Hamilton and Burr’s relations reach their climax after Hamilton’s endorsement of Jefferson in the Elections of 1800. The two travel to New Jersey for the duel, where Burr kills Hamilton, later stating “I am the goddamn fool who shot him”. The show closes with Eliza, along with Washington, Madison and Angelica lament the fallen Hamilton.

Ron Chernow

In Ron Chernow’s book, Aaron Burr is portrayed as the villain, who killed Alexander Hamilton. Both of them are presented in a very human way by Miranda. Burr is in the role of narrator and people in the audience often find themselves sympathetic with him. However, none of his envy towards his former friend is spared. Hamilton is presented as “young scrappy and hungry” with a great set of skills and strong power of will but at some point might be considered a careerist.

Although both of them are great fathers, Hamilton may be held responsible for his son’s untimely demise. Hamilton isn’t spare the effect of his affair with Maria Reynolds and his downfall with his in-laws. Burr receives more sympathy for his regrets after Hamilton’s murder. There are no good or bad guys.  Only King George III is somewhat of a villain (“I will kill your friends and family!”), but also may serve as comedy relief.


“Hamilton” on Broadway is the first sung-and-rapped through musical. Lin-Manuel Miranda made a revolution of his own by bringing rap, hip-hop, and R&B to Broadway.  Adding those to the more traditional pop, soul, and traditional-style show tunes made the musical the hit that it is to this day and give a good look at what is the US today – bright and colorful. The Original Broadway album peaked at #3 on the Billboard 200 and number #1 on the Billboard Rap albums chart. It also won a Grammy Award for Best Musical Theater Album. And all began with a mixtape that Miranda performed in the White House. The “Hamilton Mixtape” debuted at #1 on Billboard.

Original cast recording

A lot of the songs became instant hits and fan favorites. From the opening number “Alexander Hamilton”, the one performed in the White House, and introducing Hamilton and Burr, “You’ll be back” – King George’s rather funny and joyful take on America’s independence, the mix of few genres “The Room Where it Happens”, epitome of Burr’s envy, the optimistic and romantic “Helpless”, the epic “Yorktown (the World Upside-Down), and “My Shot” that has the whole life and story of Hamilton in a nutshell. It took Miranda a whole year to write.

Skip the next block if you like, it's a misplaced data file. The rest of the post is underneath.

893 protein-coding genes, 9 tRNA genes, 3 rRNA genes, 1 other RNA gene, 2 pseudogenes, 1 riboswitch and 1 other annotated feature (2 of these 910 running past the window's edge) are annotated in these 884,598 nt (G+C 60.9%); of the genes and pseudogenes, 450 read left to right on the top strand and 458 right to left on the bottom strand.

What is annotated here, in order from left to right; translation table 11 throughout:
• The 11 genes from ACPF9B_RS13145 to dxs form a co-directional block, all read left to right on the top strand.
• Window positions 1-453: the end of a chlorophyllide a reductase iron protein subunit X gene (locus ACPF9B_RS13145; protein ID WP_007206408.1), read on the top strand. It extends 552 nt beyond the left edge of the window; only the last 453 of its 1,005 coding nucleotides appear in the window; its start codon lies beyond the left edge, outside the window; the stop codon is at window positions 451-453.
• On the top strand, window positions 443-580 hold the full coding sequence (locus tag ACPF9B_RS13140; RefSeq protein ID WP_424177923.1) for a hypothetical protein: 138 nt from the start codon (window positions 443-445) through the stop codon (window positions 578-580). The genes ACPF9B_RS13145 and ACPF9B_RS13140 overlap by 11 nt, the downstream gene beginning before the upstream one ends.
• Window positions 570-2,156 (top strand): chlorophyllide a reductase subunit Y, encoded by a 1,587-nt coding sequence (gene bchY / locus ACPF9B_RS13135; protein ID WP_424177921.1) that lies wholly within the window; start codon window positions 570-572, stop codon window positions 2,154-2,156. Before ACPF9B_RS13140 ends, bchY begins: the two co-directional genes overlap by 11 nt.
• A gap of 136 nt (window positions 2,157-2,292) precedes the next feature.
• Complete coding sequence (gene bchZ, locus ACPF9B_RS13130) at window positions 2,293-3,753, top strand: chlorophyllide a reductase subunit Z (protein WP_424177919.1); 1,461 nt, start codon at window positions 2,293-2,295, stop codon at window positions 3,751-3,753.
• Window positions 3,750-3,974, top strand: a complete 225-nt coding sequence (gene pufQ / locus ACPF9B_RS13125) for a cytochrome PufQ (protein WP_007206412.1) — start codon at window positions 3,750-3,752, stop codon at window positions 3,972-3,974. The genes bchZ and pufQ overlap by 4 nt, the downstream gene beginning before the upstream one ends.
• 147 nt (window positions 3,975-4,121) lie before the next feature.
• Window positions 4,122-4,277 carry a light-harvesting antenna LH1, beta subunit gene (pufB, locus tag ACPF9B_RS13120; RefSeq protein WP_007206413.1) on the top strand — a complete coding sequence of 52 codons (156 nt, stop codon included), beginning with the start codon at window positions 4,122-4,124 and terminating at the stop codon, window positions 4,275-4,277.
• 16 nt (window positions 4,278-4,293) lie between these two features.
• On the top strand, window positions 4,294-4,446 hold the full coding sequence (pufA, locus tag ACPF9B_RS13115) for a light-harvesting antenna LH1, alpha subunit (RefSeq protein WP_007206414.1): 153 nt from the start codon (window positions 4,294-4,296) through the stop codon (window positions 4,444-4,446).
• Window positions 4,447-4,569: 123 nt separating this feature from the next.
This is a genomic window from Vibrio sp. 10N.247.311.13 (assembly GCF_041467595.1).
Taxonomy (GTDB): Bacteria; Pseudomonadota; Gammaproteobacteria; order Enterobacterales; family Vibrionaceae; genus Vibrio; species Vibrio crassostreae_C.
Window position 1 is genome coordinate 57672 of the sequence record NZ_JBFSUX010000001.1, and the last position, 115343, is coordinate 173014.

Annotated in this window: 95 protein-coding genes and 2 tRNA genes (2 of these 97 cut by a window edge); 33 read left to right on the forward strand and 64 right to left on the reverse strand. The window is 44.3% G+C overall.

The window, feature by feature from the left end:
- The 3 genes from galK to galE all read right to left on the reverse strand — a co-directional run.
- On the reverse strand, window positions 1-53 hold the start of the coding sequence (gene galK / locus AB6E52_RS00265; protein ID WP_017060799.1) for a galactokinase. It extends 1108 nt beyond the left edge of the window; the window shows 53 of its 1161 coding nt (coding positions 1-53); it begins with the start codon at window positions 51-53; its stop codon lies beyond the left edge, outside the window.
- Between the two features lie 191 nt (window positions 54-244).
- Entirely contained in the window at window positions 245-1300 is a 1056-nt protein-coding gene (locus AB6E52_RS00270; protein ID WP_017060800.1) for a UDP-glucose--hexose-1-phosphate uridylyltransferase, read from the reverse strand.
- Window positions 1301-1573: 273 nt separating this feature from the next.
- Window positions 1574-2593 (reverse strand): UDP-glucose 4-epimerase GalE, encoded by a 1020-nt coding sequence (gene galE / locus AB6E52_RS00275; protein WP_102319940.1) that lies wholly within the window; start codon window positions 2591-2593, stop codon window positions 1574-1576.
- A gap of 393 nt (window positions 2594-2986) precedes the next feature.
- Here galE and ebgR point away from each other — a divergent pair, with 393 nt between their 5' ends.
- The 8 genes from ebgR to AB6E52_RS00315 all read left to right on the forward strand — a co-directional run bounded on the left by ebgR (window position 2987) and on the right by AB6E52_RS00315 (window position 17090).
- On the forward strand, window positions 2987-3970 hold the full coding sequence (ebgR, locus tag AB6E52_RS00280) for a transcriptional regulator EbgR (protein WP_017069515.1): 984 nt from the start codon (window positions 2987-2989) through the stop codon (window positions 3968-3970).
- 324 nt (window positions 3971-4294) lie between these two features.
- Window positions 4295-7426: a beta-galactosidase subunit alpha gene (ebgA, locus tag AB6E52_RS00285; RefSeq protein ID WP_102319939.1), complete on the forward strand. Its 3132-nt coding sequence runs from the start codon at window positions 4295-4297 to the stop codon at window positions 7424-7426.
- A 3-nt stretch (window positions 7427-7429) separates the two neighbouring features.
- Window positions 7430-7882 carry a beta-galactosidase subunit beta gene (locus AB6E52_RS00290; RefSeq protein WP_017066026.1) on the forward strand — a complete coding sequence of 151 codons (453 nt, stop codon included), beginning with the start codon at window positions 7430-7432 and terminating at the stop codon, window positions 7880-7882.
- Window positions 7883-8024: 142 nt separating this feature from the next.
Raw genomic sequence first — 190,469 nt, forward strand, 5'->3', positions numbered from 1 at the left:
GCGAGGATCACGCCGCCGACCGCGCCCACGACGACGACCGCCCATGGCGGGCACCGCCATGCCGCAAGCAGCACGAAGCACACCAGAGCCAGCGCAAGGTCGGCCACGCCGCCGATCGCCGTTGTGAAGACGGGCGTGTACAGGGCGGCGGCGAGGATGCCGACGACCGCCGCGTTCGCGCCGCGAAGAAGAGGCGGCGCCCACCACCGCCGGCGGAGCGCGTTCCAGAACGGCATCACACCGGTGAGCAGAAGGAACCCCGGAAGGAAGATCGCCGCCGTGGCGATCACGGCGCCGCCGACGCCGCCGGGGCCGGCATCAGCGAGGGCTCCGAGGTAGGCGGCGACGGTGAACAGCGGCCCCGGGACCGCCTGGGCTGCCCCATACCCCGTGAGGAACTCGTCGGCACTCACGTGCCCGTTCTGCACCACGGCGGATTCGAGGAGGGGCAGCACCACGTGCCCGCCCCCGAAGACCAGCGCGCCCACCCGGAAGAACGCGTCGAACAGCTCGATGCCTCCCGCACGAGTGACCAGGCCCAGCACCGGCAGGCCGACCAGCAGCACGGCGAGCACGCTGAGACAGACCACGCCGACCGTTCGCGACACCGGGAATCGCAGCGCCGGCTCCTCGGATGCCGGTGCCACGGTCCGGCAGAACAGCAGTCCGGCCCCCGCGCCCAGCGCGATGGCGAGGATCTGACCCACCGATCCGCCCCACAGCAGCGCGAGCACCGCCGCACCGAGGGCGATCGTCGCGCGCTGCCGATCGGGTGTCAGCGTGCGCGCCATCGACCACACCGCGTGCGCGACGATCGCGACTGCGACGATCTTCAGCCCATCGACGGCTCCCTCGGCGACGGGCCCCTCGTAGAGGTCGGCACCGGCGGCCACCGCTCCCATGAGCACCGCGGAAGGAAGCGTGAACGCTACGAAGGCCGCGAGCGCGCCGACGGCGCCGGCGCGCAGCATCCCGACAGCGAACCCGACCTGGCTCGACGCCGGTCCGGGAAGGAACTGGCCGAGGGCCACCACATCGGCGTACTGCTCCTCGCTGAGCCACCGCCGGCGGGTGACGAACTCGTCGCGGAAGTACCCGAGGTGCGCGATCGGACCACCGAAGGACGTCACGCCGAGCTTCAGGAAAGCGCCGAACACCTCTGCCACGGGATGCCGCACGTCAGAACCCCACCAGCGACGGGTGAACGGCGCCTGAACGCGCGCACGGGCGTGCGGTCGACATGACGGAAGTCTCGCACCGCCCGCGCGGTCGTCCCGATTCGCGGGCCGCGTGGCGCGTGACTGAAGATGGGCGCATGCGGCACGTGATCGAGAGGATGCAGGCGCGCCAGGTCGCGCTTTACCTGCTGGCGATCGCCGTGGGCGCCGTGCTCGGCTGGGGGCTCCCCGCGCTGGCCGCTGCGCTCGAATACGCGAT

I wanna be in the room where it happens!”
“My Name is Alexander Hamilton”
“I’m not trowin’ away my shot!”


The colorful cast puts out a colorful performance. Lin-Manuel Miranda debuted as Alexander Hamilton and played the Founding Father for some time before stepping out. Today we can see Austin Scott doing his finest acting as Hamilton – strong, ambitious and with a great lust for power. His nemesis – Aaron Burr, is played by Daniel Breaker who surely isn’t breaking hearts with his performance and narrate. The sharp-tongued and sharp-minded Angelica is played by Mandy Gonzalez and her sister Eliza – by Denée Benton. James Monroe Iglehart juggles with the roles of Marquis de Lafayette and Thomas Jefferson. The lovable villain King George III is played by Euan Morton who does a great job as a comedy act and gains a lot of sympathy with his singing.


“Hamilton” on Broadway took the 2016 Tony Awards by storm with its sixteen (!!!) nominations, winning eleven, one short from the record of “The Producers”. “Hamilton” won Best Musical, Miranda himself took home three, losing only the Best Actor in Musical…to Burr (Leslie Odom Jr.). The historical irony…To spare the Hamilton family the disappointment of the evening, Eliza (Phillipa Soo) took home Best Actress in a Musical. Daveed Diggs won Best Featured Actor in a Musical for his roles as Lafayette and Jefferson (deserving two awards, maybe?) beating fellow “Hamilton” cast members Jonathan Groff (King George III), and Christopher Jackson (Washington) in the process. Here, like in most other cases that evening, “Hamilton” lost only to itself.


“Hamilton” on Broadway has received a huge cult following, including many celebrities. Emma Watson, Jay-Z and Beyonce, TV Show host James Corden (who was hosting the 2016 Tony Awards, stolen by “Hamilton”), Neil Patrick Harris, The Obamas, and The Clintons among the rest.

The “Richard Rogers” Theatre is “The Room where it happens”.  There’s a revolution every evening. If you are among the very few people that haven’t seen it yet, go to BroadwayPass as fast as you can and grab your ticket!

And if you want to check more of our content, feel kindly invited to read our reviews on “Waitress”, “Dear Evan Hansen” and “The Phantom of the Opera”.